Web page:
• First, MGCL § 3-202(a)(4) applies only if the charter has not reserved the right to adversely change express contract rights. In practice, this reservation of right has become quite standard in charters for Maryland corporations.
  • Second, as decided in Egan, appraisal rights are statutory rights, not contract rights. In Egan, the charter in question did not reserve the right to adversely change express contract rights, but the court held that the charter amendment did not trigger appraisal rights under MGCL § 3-202(a)(4) because, even though the amendment was adverse to the stockholders, it altered a statutory right, but not an express contract right.

With this in mind, an investor concerned about protecting his appraisal rights prior to investment should negotiate (1) a deletion of any charter language that reserves the right to alter contract rights in the charter without triggering appraisal rights and (2) the insertion of Maryland’s statutory appraisal rights within the four corners of the charter to transform it into an express contract right.  Another approach would be for the stockholder to insist on an express approval right for any charter amendment that eliminates appraisal rights.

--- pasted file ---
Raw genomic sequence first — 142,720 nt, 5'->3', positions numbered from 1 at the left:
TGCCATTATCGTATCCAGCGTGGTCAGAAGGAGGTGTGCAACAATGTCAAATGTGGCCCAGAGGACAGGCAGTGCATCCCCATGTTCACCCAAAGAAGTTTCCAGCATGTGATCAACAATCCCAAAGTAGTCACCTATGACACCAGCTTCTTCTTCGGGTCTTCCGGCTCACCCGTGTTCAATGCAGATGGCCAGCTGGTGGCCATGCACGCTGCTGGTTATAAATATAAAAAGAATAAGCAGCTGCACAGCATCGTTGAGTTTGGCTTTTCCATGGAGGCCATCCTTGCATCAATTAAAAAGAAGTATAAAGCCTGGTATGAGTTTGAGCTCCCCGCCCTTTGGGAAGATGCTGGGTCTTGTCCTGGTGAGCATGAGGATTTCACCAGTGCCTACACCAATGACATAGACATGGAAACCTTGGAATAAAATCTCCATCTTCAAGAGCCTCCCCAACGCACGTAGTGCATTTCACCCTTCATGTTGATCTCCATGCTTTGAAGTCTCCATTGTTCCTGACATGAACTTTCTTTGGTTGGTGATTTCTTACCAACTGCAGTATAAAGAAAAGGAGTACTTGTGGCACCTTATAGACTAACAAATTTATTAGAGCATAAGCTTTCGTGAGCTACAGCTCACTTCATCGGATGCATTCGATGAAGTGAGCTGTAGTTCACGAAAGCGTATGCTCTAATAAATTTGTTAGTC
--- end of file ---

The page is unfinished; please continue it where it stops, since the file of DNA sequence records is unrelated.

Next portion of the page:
All these steps seem a bit impractical.  Unlike a majority stockholder (or even a majority of a minority preferred class that can negotiate express voting rights), the reality is that a true minority stockholder has little leverage to impact the negotiations of a charter provision.  Ironically, the inherent weakness of a minority stockholder’s position is one of the reasons for statutory protections such as appraisal rights.  To add insult to injury, a minority stockholder may also be confronted with a host of other practical issues outside the charter, such as a contractual drag-along right that serves as an elimination of appraisal rights.

Given the Egan decision, a stockholder of a Maryland corporation should be mindful that the appraisal rights she thought she had today might be gone tomorrow.

** Lowenstein Sandler LLP thanks Ryan Stoker of Whiteford, Taylor & Preston LLP for his contribution to this blog. Mr. Stoker’s practice focuses on corporate and transactional. His bio can be found here.